rear end whine on '98 Ram 1500

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The 5.9 sure can get that much with the 3.54 read end gears.

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GeekBoy wrote:

You realize the subject of this thread is "Re: rear end whine on '98 Ram 1500".. The truck you're talking about has absolutely no relation to your diesel truck, at the axles or any other part of the driveline.
Now I remember why I quit bothering to read here...
JS
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Your ignorance is showing.
A gear is a gear if they have the same ratio no matter what size they are.

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your
Once again, you make a complete ass out of yourself and show your own ignorance is showing. What does the gear ratio have to do with the OP's post? He was referring to the failure of a specific rear used in the 1500 series, the DC 9 1/4 which is NOT used in the 2500 or 3500 and has nothing to do with the ratio used. According to you, I should be able to pull the diff out of a pinto and install it in a Kennworth because after all, a gear is a gear, right?
--
If at first you don't succeed, you're not cut out for skydiving



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But a Chrysler 9.25" is not a Dana 70... one is a full-floater, the other is a C-clip. One uses shims, the other uses preload adjusters... just to name a couple of differences.
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Well my point was that is gears have the same ratio even one maybe the size of the moon and the over the size of a marble they will rotate the wheels at the same rate.
***
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other
to
size
at
Which has nothing to do with the OP's post.
--
If at first you don't succeed, you're not cut out for skydiving



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GeekBoy wrote:

Dorkboy,
Realize something... You're talking about an engine with a ~3200 rpm redline and peak torque somewhere around 2400. 3400 is about the peak torque on a stock gas 360, 4000ish is the peak torque on a stock gas 318... both redline somewhere over 5k.
If you want to start a gearing penis war - my dodge has 3.21:1 gears. It also can't (and never has been able to) climb a reasonably small hill (the kind of hill I could climb in a 4 cyl nissan in 5th no problem) at 75 mph in 5th.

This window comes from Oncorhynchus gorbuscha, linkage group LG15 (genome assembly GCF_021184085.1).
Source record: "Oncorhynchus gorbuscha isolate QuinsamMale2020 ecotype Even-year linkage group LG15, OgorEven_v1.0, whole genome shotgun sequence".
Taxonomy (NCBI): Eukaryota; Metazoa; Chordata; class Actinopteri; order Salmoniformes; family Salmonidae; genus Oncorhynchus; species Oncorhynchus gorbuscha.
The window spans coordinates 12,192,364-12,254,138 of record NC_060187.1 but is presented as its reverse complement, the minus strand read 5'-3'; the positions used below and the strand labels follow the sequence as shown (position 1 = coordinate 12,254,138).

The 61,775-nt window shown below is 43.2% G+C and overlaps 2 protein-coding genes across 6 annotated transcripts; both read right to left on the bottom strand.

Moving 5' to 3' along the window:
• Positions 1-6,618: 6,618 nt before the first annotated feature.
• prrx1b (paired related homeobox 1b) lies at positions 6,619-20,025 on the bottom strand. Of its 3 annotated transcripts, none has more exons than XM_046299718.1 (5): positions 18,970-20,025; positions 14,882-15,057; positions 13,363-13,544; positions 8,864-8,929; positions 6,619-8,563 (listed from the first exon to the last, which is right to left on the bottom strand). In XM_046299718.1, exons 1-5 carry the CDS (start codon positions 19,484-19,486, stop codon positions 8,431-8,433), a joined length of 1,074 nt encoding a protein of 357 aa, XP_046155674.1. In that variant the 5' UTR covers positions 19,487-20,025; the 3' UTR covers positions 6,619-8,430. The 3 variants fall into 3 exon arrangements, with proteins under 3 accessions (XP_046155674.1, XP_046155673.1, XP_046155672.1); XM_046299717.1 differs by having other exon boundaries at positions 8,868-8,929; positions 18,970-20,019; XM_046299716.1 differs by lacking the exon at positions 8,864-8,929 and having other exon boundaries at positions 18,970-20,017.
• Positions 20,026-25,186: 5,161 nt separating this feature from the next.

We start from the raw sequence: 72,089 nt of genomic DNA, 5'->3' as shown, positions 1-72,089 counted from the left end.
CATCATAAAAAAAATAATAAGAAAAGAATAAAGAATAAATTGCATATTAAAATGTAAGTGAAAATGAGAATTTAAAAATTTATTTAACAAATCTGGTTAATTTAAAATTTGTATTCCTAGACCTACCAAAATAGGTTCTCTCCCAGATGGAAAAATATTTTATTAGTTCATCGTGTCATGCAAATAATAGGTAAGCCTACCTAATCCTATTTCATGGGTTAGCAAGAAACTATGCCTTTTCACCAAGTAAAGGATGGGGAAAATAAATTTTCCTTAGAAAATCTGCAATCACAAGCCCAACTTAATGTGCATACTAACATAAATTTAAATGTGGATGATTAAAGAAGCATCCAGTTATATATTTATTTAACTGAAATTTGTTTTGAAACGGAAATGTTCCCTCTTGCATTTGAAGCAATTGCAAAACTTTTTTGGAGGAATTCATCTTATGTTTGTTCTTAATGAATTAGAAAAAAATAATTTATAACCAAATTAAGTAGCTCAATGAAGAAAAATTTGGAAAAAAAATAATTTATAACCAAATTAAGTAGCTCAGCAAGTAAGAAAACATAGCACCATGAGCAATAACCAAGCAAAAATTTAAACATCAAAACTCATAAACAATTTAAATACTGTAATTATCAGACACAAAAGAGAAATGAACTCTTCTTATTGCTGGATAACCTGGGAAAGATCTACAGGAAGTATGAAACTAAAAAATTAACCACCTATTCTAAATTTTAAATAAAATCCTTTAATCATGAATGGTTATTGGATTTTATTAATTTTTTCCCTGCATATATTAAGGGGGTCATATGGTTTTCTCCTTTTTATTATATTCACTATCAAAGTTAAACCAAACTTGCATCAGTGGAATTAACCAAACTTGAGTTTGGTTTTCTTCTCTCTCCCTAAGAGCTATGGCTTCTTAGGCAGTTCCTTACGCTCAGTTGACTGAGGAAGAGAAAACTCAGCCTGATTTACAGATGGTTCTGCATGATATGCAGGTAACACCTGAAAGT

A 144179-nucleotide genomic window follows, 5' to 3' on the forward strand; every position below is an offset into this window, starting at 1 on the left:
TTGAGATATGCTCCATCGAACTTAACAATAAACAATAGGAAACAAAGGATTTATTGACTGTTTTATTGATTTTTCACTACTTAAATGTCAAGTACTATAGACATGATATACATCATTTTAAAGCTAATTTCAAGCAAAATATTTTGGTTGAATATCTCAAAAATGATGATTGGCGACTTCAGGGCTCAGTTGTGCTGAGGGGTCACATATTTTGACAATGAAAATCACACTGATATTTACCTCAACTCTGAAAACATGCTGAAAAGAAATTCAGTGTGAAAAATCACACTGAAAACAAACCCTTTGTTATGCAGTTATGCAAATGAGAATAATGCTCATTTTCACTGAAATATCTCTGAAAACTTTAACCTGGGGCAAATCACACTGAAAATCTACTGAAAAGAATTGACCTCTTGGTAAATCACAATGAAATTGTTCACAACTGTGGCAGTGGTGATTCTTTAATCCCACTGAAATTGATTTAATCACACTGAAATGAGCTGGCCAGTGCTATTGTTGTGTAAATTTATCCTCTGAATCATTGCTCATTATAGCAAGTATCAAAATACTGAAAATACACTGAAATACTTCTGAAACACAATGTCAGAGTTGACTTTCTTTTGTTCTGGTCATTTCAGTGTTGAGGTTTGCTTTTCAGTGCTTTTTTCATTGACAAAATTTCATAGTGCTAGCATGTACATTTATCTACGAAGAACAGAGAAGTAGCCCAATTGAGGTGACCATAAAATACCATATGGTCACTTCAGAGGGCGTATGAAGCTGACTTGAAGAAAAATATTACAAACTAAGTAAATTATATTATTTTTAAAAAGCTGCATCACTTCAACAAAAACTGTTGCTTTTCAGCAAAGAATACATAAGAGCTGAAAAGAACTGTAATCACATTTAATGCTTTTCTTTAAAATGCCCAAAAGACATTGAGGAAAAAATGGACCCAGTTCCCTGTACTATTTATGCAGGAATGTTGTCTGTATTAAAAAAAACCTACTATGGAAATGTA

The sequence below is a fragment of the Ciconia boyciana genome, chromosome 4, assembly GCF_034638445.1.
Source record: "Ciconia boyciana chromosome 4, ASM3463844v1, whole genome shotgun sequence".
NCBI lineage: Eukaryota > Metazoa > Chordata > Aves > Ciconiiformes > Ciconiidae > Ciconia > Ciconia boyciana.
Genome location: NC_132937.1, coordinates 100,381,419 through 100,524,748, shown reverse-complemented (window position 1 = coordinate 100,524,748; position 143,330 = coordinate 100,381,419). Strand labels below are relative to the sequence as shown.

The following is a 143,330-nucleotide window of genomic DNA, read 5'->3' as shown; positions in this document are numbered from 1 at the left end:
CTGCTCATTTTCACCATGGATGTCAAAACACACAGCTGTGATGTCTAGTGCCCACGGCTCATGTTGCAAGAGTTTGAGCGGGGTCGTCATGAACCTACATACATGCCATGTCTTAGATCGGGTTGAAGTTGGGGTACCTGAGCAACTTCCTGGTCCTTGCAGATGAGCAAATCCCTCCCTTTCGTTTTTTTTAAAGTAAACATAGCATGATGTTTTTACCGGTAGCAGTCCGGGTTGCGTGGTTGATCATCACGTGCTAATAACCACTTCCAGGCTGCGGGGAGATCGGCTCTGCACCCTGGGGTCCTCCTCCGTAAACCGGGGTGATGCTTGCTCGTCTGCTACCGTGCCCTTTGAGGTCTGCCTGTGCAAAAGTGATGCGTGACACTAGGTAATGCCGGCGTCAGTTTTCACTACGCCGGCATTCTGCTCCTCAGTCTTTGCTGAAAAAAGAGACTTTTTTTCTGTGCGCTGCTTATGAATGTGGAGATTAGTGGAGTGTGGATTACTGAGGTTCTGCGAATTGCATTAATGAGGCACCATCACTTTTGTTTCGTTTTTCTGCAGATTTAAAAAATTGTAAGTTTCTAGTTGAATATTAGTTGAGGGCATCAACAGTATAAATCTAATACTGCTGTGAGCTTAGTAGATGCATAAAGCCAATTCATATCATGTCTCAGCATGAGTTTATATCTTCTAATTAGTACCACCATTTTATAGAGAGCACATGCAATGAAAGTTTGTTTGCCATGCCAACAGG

Was that combo on your Cummins, it'd probably gain speed going up the hill with the pedal halfway down... Well, until the NV3500 exploded (5, maybe 10 seconds)
JS
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wrote:

Only in your dreams ----------------- The SnoMan www.thesnoman.com
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Guess you will just go buy a 2nd gen and find out. While you are dreaming a am living it.
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wrote:

You mean living the lie. No gas 360 will do that and a CTD might come close to that some time but the fuel costsmore here and has since last summer (last winter it was 75 cent or more than gas too) and when you factor in cost of engine, manitainance and fuel, you are loosing not saving money. ----------------- The SnoMan www.thesnoman.com
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And how many times do I have to do the math and prove you wrong? Even at $3.00/gal for gasoline, and $3.75/gal for diesel, you're looking at 18-20MPG vs 11-13MPG. Take the extremes - 13MPG at $3.00/gal vs. 18MPG at $3.75/gal. That's $0.231/mile for gas, and $0.208/mile for diesel. Let's say it was an extra $5,000 for the diesel option. At that rate, it's a little over 200,000 miles to break even... admittedly not that good, yet far from a loss.
However, when diesel prices are a little better (for example, I'm paying $2.99/gal right now, while my gasoline-burning friends are paying between $2.89 and $3.21), or $0.166/mile. At that rate, the cost of the engine is paid for in about 75,000 miles - less if you factor in the higher gasoline prices ($3.12 for 89 octane, at the place that sells diesel for $2.99 here by me).
The break-even time for a diesel gets even lower when you look at real-world performance. To get 13MPG from a gas-powered 1-ton truck, you've got to really baby it. That same babying would get you 20-21MPG on the diesel engine. The MPG results drop more for a gas-powered pickup when towing a heavy load than they do for the diesel - again, enhancing the cost benefit of the diesel engine.